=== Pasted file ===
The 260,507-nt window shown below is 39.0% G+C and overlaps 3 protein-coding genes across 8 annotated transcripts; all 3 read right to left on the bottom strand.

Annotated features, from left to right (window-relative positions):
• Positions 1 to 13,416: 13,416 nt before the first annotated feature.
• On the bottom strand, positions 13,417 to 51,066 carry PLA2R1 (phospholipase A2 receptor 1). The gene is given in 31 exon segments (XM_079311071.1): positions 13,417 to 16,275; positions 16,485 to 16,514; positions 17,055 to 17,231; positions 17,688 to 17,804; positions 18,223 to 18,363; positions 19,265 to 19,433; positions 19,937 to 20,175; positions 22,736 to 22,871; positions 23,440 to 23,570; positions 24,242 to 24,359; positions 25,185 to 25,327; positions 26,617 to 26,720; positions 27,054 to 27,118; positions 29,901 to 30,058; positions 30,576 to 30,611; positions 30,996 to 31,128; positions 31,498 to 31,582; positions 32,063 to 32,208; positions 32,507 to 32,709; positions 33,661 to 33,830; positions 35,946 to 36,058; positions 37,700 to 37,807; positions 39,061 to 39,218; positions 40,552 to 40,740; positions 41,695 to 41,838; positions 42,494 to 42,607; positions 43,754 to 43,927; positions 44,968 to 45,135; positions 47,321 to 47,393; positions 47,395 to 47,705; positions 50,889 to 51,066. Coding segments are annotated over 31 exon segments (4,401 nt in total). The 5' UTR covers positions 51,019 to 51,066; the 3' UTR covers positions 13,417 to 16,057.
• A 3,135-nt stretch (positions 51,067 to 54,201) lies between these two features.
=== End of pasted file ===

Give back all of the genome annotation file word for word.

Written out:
The 260,507-nt window shown below is 39.0% G+C and overlaps 3 protein-coding genes across 8 annotated transcripts; all 3 read right to left on the bottom strand.

Annotated features, from left to right (window-relative positions):
• Positions 1 to 13,416: 13,416 nt before the first annotated feature.
• On the bottom strand, positions 13,417 to 51,066 carry PLA2R1 (phospholipase A2 receptor 1). The gene is given in 31 exon segments (XM_079311071.1): positions 13,417 to 16,275; positions 16,485 to 16,514; positions 17,055 to 17,231; positions 17,688 to 17,804; positions 18,223 to 18,363; positions 19,265 to 19,433; positions 19,937 to 20,175; positions 22,736 to 22,871; positions 23,440 to 23,570; positions 24,242 to 24,359; positions 25,185 to 25,327; positions 26,617 to 26,720; positions 27,054 to 27,118; positions 29,901 to 30,058; positions 30,576 to 30,611; positions 30,996 to 31,128; positions 31,498 to 31,582; positions 32,063 to 32,208; positions 32,507 to 32,709; positions 33,661 to 33,830; positions 35,946 to 36,058; positions 37,700 to 37,807; positions 39,061 to 39,218; positions 40,552 to 40,740; positions 41,695 to 41,838; positions 42,494 to 42,607; positions 43,754 to 43,927; positions 44,968 to 45,135; positions 47,321 to 47,393; positions 47,395 to 47,705; positions 50,889 to 51,066. Coding segments are annotated over 31 exon segments (4,401 nt in total). The 5' UTR covers positions 51,019 to 51,066; the 3' UTR covers positions 13,417 to 16,057.
• A 3,135-nt stretch (positions 51,067 to 54,201) lies between these two features.